WASHINGTON -- In the wake of a Supreme Court decision, states have been told to evaluate hundreds of thousands of people in nursing homes, mental hospitals and state institutions to see whether they could be receiving care in their own homes or elsewhere in their communities.
In a policy statement with far-reaching implications, the administration has informed states that to comply with the court ruling, they will almost certainly have to provide more medical and social services and shift more people out of institutions and into small group homes or apartments.
"No person should have to live in a nursing home or other institution if he or she can live in his or her community," Donna E. Shalala, the secretary of health and human services, said in a letter sent last month to all governors.
Moreover, she said, "unnecessary institutionalization of individuals with disabilities is discrimination under the Americans With Disabilities Act."
People with disabilities welcomed the administration's action, saying it would help them enforce their rights. But state officials said the federal policy went beyond the court ruling and could impose substantial new costs on states.
The state officials said that compliance would cost tens of millions of dollars for individual states and could cost more than $2 billion a year nationwide.
The federal government has some power to force compliance, because the states are required to meet federal standards as a condition of receiving Medicaid money and because the federal government enforces the Americans With Disabilities Act.
But HHS officials said they would prefer that the states cooperate in developing acceptable practices.
People who leave institutions to live in a community often need housing assistance, job training, medical care and personal attendants to help them with everyday activities. Many people spend years in institutions because these kinds of services are not available in less restrictive settings.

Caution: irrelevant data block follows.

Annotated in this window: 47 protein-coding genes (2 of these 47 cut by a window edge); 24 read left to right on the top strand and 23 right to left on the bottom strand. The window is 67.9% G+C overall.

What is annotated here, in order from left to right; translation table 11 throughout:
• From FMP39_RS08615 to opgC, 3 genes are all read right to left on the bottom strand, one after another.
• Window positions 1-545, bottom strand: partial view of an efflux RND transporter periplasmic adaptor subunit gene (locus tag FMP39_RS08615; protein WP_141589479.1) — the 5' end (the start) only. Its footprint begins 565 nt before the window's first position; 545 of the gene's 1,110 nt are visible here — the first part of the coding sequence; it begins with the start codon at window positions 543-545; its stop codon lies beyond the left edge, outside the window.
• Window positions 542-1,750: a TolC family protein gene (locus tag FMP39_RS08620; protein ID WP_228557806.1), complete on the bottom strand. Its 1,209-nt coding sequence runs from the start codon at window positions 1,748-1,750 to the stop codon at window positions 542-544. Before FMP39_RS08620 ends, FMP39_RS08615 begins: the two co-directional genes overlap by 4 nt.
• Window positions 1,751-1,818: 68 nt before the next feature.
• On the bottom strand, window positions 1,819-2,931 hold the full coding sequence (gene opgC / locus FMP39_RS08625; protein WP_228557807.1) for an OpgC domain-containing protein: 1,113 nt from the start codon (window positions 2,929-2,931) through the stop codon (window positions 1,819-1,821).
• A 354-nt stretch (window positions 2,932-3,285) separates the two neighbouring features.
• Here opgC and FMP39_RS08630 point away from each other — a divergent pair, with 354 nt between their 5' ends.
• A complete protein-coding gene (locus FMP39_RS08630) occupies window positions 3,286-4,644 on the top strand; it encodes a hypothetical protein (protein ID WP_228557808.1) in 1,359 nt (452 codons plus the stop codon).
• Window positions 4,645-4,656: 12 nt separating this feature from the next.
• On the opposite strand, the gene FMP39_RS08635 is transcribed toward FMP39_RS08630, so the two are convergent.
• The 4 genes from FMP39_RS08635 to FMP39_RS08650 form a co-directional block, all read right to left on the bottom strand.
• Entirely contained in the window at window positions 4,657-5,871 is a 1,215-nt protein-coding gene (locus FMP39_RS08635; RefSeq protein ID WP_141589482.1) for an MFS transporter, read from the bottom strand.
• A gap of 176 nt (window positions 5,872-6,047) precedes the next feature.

Federal officials said they wanted to know about any disabled person being unnecessarily confined to an institution and promised to investigate every complaint. They said they had received 43 complaints from people in 20 states. But the number of people eventually affected by the policy would be vastly greater.
The Supreme Court case, Olmstead vs. L.C., involved two Georgia women, Lois Curtis and Elaine Wilson, who had been confined to a state institution for years, even though doctors had said they could receive appropriate care for their conditions -- mental retardation and mental illnesses -- in their community.
In its 6-3 decision in June, the court said, "States are required to provide community-based treatment for persons with mental disabilities when the state's treatment professionals determine that such placement is appropriate," considering a state's resources and the needs of other people with mental disabilities.
Federal officials say the ruling applies to people of all ages, with all types of disabilities, in all institutions and all state programs.
Michael W. Auberger, a co-founder of Adapt, an advocacy group for disabled people, said state officials "see the Olmstead decision as potentially busting the bank."
William Waldman, who represents state officials as executive director of the American Public Human Services Association, agreed.
"This ruling has deep and profound implications for all states," Waldman said. "It affects not only people in state psychiatric hospitals and centers for the mentally retarded, but also people in nursing homes and children in institutions who want to live somewhere else.
"States can redirect spending from institutions to community services. But very likely there will also be new expenses for states."
Pub Date: 2/13/00